Instagram Bans Robert F. Kennedy Jr For Anti-Vaccine Views

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Nicole Silverio Media Reporter
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Instagram banned Robert F. Kennedy Jr. from the platform Wednesday for criticizing the COVID-19 vaccine, according to The Hill.

Kennedy, a vocal vaccine critic, had 800,000 Instagram followers before the account’s removal. He repeatedly posted his opinions on vaccinations, according to The Hill.

Instagram removed the account after Kennedy questioned Bill Gates for his support of vaccinations, according to Fox Business.

“We removed this account for repeatedly sharing debunked claims about the coronavirus or vaccines,” a spokesperson for Facebook said in a statement. Facebook, which owns Instagram, and Twitter had not removed Kennedy as of Thursday, reported The Hill.

Kennedy has advocated for states to exempt parents from vaccinating their children and has linked vaccines to several deaths and called it a cause of autism, according to CNN. The Center for Countering Digital Hate, a nonprofit organization, named Kennedy as one of the most significant figures to spread misinformation regarding COVID-19.

Kennedy is the chair of the Children’s Health Defense, a nonprofit concerned with the effects of vaccinations. The organization had funded more than half of Facebook’s anti-vaccine advertisements, according to The New York Times.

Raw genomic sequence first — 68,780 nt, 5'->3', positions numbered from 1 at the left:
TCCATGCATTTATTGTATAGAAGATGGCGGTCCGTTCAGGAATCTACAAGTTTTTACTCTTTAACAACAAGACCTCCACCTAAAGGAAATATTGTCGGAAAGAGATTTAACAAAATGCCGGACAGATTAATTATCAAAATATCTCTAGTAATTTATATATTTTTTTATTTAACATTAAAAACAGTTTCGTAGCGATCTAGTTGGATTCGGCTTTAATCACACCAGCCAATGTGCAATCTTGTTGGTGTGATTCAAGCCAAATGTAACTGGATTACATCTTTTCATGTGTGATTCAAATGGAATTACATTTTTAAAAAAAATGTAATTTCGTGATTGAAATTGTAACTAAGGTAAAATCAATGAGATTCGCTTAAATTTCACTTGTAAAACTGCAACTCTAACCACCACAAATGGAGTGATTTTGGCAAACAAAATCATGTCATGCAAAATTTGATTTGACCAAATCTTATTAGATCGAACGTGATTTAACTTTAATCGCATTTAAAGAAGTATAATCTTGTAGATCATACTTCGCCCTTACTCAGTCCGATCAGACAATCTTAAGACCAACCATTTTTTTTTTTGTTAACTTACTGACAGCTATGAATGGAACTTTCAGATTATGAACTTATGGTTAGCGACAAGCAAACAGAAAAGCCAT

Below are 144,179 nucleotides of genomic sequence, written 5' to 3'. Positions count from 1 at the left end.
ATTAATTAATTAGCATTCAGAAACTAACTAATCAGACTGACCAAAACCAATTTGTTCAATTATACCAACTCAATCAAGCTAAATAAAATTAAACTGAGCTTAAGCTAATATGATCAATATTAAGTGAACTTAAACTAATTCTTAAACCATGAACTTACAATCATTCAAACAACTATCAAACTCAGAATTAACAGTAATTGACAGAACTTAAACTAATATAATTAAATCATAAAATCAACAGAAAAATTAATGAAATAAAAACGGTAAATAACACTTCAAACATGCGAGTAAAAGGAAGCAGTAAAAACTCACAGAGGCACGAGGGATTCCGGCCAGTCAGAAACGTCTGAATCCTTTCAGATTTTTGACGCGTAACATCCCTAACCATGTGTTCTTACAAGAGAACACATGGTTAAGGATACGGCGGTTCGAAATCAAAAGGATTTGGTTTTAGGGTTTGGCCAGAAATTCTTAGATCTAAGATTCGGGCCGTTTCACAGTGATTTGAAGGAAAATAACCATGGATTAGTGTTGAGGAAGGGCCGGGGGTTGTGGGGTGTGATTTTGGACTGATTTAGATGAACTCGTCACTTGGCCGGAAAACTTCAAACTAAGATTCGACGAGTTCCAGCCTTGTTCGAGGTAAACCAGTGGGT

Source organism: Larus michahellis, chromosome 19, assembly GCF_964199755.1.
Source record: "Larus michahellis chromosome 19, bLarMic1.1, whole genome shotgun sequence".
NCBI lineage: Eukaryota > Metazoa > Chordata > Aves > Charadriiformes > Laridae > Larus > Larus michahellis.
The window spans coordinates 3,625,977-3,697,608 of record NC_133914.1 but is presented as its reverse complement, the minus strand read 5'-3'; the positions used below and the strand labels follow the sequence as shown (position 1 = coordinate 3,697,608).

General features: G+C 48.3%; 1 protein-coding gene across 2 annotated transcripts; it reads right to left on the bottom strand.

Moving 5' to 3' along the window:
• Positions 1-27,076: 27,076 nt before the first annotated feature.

He reportedly blamed baseball star Hank Aaron’s death on the COVID-19 vaccine which he received in Atlanta on Jan 5., according The New York Times. (Related: Should Robert F. Kennedy Jr. Go To Jail For Being A Vaccine Denier?) 

The Children’s Health Defense told CNN that they could not comment on Instagram’s decision.

Facebook has increased efforts to remove anti-vaccination posts saying on Monday that pages and accounts are “subject to removal,” The Hill reported. They will additionally make it difficult to search accounts on Instagram that discourage people from getting vaccinated, according to CNN.

Members of his family have criticized Kennedy for his vaccine misinformation. Two of his siblings and his niece wrote in a column for Politico that he was spreading “dangerous misinformation.”

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